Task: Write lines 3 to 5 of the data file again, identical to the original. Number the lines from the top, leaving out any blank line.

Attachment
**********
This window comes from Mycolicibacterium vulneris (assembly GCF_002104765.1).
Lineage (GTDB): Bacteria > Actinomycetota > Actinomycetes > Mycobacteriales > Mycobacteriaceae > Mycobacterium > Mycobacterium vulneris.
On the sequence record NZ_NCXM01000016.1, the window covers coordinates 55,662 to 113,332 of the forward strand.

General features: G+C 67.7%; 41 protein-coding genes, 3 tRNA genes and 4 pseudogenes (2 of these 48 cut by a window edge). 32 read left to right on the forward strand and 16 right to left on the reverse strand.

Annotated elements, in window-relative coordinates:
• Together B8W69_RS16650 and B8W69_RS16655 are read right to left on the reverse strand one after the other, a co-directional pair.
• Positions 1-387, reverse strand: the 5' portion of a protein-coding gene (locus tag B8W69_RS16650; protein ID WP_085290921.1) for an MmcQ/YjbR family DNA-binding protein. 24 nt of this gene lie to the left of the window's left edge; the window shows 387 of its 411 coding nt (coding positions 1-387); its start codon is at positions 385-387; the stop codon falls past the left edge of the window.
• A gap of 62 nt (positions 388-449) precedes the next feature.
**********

On the sequence record NZ_NCXM01000016.1, the window covers coordinates 55,662 to 113,332 of the forward strand.

General features: G+C 67.7%; 41 protein-coding genes, 3 tRNA genes and 4 pseudogenes (2 of these 48 cut by a window edge). 32 read left to right on the forward strand and 16 right to left on the reverse strand.

Annotated elements, in window-relative coordinates: